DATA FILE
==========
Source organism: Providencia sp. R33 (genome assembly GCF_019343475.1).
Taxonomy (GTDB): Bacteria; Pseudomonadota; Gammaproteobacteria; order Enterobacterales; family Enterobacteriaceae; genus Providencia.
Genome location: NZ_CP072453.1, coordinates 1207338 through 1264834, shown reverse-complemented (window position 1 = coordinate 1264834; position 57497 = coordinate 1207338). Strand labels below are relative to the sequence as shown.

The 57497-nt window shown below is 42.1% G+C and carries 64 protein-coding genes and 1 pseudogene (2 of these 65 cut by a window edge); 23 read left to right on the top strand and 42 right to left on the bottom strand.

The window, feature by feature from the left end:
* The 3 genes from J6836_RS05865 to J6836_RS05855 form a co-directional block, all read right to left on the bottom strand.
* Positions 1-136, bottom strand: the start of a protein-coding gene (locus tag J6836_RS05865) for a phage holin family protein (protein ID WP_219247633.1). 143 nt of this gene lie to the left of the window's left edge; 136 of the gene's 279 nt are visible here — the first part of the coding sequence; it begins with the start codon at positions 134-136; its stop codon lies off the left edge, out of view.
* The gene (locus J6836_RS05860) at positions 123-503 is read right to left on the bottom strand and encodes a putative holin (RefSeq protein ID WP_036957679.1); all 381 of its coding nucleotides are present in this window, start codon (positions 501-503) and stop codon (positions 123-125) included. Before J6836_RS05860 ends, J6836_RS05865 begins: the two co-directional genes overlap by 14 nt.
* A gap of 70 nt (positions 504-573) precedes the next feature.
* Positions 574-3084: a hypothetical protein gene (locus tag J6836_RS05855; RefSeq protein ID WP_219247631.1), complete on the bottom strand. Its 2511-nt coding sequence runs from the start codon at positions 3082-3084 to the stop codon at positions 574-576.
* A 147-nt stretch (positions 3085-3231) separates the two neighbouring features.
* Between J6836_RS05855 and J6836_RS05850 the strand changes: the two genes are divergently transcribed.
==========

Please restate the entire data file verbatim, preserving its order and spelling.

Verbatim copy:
Source organism: Providencia sp. R33 (genome assembly GCF_019343475.1).
Taxonomy (GTDB): Bacteria; Pseudomonadota; Gammaproteobacteria; order Enterobacterales; family Enterobacteriaceae; genus Providencia.
Genome location: NZ_CP072453.1, coordinates 1207338 through 1264834, shown reverse-complemented (window position 1 = coordinate 1264834; position 57497 = coordinate 1207338). Strand labels below are relative to the sequence as shown.

The 57497-nt window shown below is 42.1% G+C and carries 64 protein-coding genes and 1 pseudogene (2 of these 65 cut by a window edge); 23 read left to right on the top strand and 42 right to left on the bottom strand.

The window, feature by feature from the left end:
* The 3 genes from J6836_RS05865 to J6836_RS05855 form a co-directional block, all read right to left on the bottom strand.
* Positions 1-136, bottom strand: the start of a protein-coding gene (locus tag J6836_RS05865) for a phage holin family protein (protein ID WP_219247633.1). 143 nt of this gene lie to the left of the window's left edge; 136 of the gene's 279 nt are visible here — the first part of the coding sequence; it begins with the start codon at positions 134-136; its stop codon lies off the left edge, out of view.
* The gene (locus J6836_RS05860) at positions 123-503 is read right to left on the bottom strand and encodes a putative holin (RefSeq protein ID WP_036957679.1); all 381 of its coding nucleotides are present in this window, start codon (positions 501-503) and stop codon (positions 123-125) included. Before J6836_RS05860 ends, J6836_RS05865 begins: the two co-directional genes overlap by 14 nt.
* A gap of 70 nt (positions 504-573) precedes the next feature.
* Positions 574-3084: a hypothetical protein gene (locus tag J6836_RS05855; RefSeq protein ID WP_219247631.1), complete on the bottom strand. Its 2511-nt coding sequence runs from the start codon at positions 3082-3084 to the stop codon at positions 574-576.
* A 147-nt stretch (positions 3085-3231) separates the two neighbouring features.
* Between J6836_RS05855 and J6836_RS05850 the strand changes: the two genes are divergently transcribed.